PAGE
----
Kumanovo Uprising

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Kumanovo Uprising
Part of Ottoman–Serbian Wars, Serb struggle for Macedonia
Date January 20 — May 20, 1878 (4 months)
Location districts (kaza) of Kumanovo, Kriva Palanka and Kratovo, in Kosovo Vilayet, Ottoman Empire (modern Republic of Macedonia)
Result Ottoman victory
Belligerents
Principality of Serbia Local Serbian-oriented rebels  Ottoman Empire
Commanders and leaders
See note[b] Ottoman Empire Hafuz Pasha
Strength
ca. 1,000 (January 21)
Casualties and losses
Unknown number of deaths, 150 POW Unknown
Kumanovo Uprising is located in Republic of Macedonia
Kumanovo Uprising
Location of Kumanovo in the Republic of Macedonia

The Kumanovo Uprising[a] was an uprising in early 1878 organized by an assembly of chiefs of the districts (Ottoman kaza) of Kumanovo, Kriva Palanka and Kratovo in northern Macedonia, which sought to liberate the region from the hands of the Ottoman Empire and unify it with the Principality of Serbia, which was at war with the Ottomans at that time. With the Serbian Army's liberation of Niš (31 December 1877) and Vranje (31 January 1878), the rebellion had been activated during the latter event with guerrilla fighting. The rebels received secret aid from the Serbian government, though the uprising only lasted 4 months, until its suppression by the Ottomans.

Background[edit]

Serbian-Ottoman War[edit]

The Herzegovina Uprising (1875–77), backed unofficially by the states of Serbia and Montenegro sparked a series of rebellions against the Ottoman Empire in Europe (such as the Bulgarian April Uprising, or that of Velika Begovica[1]). Serbia and Montenegro jointly declared war on the Ottoman Empire on 18 June 1876. In July–August, the ill-prepared and poorly equipped Serbian Army aided by Russian volunteers failed to achieve offensive objectives but did manage to repulse the Ottoman offensive into Serbia, and on August 26, Serbia pleaded European powers to mediate in ending the war. A joint ultimatum by the European powers forced the Porte to give Serbia an one–month–ceasefire and start peace negotiations. Turkish peace conditions, however, were refused by European powers as too harsh. In early October, after the truce had expired, the Turkish Army resumed its offensive and the Serbian position quickly became desperate. As a result, on October 31, 1876 Russia issued an ultimatum requiring the Ottoman Empire to stop the hostilities and sign a new truce with Serbia within 48 hours. This was supported by the partial mobilization of the Russian Army (up to 20 divisions). Sultan Abdul Hamid II accepted the conditions of the ultimatum, though the Ottoman atrocities carried out in suppressing unrest in the Ottoman Balkan provinces eventually led to the Russo-Turkish War (April 24, 1877 – March 3, 1878). The Serbian Army advanced into Old Serbia, and liberated Niš (December 3–29, 1877) and then Vranje (January 26–31, 1878). The Serbian Army that had fought the Ottomans included a large number of volunteers from Macedonia.[2] These volunteers had joined the ranks in order to later liberate and unite Macedonia with Serbia.[2] The Serbian advance in Old Serbia (1877–1878) was followed with uprisings for the Serbian cause in Macedonia, with the most notable revolt being the one that broke out in the counties of Kumanovo, Kriva Palanka and Kratovo.[2]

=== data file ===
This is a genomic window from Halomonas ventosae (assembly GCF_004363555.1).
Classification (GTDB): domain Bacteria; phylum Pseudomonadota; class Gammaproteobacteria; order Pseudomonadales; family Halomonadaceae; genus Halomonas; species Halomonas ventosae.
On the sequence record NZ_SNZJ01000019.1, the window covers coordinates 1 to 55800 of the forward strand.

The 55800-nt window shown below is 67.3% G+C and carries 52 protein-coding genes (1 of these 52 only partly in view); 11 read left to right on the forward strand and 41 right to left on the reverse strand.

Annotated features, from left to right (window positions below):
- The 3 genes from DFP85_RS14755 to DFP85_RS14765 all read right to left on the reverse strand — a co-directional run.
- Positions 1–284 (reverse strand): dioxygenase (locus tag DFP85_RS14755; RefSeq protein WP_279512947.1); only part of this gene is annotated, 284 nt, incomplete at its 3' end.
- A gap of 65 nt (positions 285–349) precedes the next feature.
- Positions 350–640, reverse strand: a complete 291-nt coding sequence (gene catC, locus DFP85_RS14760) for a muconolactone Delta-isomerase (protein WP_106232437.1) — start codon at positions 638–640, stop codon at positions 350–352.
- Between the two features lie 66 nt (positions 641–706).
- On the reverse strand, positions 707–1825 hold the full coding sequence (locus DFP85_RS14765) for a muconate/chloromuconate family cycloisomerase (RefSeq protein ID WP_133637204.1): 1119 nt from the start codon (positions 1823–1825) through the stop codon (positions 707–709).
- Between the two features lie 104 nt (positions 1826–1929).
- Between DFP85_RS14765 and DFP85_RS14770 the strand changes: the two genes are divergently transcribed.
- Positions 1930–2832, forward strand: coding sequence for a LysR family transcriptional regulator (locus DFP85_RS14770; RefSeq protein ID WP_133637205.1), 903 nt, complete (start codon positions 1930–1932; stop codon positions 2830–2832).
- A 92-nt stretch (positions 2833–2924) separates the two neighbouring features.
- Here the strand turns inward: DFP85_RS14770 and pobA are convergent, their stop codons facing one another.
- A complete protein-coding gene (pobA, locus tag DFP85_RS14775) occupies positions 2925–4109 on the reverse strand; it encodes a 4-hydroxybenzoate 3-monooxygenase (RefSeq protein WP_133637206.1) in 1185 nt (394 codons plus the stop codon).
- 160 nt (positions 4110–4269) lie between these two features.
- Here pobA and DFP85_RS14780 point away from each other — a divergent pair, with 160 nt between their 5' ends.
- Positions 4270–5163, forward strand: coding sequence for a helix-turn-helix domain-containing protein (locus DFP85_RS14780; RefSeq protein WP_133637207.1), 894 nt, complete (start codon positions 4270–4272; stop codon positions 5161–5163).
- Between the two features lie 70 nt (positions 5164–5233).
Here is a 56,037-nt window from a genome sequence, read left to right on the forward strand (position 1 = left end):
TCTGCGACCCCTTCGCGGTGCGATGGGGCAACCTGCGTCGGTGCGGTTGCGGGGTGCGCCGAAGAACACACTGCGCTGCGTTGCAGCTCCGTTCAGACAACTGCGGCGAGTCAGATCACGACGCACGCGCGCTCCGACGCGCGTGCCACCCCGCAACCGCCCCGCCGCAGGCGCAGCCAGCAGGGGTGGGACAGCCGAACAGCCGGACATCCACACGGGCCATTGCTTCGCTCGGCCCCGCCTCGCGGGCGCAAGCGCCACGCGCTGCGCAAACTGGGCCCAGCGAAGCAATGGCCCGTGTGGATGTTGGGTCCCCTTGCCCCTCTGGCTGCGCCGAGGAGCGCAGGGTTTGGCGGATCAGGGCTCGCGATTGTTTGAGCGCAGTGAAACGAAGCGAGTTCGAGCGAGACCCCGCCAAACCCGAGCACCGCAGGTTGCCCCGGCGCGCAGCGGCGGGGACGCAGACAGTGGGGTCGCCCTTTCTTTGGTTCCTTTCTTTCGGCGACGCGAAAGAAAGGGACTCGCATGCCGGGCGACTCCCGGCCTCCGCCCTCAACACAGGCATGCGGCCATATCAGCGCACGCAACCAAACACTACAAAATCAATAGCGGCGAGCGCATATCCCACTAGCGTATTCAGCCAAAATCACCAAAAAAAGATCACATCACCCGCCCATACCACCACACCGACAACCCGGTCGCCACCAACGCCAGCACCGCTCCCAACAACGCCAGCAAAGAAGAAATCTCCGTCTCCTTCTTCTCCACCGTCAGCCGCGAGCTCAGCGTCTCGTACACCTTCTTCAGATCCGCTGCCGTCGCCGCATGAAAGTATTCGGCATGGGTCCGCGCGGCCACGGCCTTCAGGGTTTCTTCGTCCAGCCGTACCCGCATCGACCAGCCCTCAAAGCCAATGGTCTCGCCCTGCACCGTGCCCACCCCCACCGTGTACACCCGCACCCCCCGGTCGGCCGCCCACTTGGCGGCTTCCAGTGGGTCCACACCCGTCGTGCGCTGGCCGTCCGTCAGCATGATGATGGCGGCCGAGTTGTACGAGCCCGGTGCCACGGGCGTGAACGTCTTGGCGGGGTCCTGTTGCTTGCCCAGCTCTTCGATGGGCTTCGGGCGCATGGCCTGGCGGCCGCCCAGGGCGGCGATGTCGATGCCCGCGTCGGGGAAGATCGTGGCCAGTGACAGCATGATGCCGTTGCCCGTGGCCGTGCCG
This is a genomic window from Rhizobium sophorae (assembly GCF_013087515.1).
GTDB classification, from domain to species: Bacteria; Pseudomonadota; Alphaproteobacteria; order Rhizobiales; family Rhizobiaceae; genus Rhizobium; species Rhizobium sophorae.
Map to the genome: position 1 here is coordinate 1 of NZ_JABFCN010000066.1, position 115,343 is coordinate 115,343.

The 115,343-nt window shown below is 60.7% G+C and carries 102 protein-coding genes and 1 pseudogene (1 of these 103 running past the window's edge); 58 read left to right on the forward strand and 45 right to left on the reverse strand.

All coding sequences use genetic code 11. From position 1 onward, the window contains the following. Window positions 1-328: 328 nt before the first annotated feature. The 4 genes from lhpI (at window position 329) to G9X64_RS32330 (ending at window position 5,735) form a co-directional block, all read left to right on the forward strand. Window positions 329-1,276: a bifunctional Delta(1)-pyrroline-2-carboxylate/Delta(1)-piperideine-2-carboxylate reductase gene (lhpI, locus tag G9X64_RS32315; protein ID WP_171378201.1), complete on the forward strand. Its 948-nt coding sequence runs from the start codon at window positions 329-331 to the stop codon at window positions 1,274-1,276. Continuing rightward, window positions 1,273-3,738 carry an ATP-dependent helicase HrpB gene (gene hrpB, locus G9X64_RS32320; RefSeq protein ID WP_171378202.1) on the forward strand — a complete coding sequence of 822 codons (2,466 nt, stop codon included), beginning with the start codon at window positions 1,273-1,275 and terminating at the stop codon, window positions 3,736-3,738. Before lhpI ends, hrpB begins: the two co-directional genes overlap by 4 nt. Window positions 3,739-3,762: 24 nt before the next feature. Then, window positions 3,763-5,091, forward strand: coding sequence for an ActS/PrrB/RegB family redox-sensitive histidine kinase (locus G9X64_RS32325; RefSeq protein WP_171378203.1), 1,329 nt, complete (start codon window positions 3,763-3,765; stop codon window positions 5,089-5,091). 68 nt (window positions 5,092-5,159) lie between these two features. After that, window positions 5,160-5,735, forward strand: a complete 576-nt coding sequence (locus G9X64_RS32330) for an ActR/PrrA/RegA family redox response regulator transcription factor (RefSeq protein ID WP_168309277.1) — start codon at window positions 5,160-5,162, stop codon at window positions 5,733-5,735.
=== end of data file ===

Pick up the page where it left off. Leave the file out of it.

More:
Prelude[edit]

With the Serbian liberation of Niš, the Kumanovo villagers awaited the Serbian Army which went for Vranje and Kosovo.[3] The Serbian artillery fire was heard throughout the winter of 1877/78.[3] Ottoman Albanian troops from Debar and Tetovo fled the front and crossed the Pčinja, looting and raping along the way.[3]

On January 18, 1878, 17 armed Albanians descended from the mountains into Oslare, shouting while entering the village.[3] They first arrived at the house of Arsa Stojković, which they looted and emptied before his eyes, enraging Stojković who proceeded to punch one of them.[3] He was shot in the stomach and fell down, though still alive, he took a stake and delivered a mighty blow to the shooter's head, dying with him.[3] The villagers then quickly entered an armed fight with the Albanians, killing them.[3]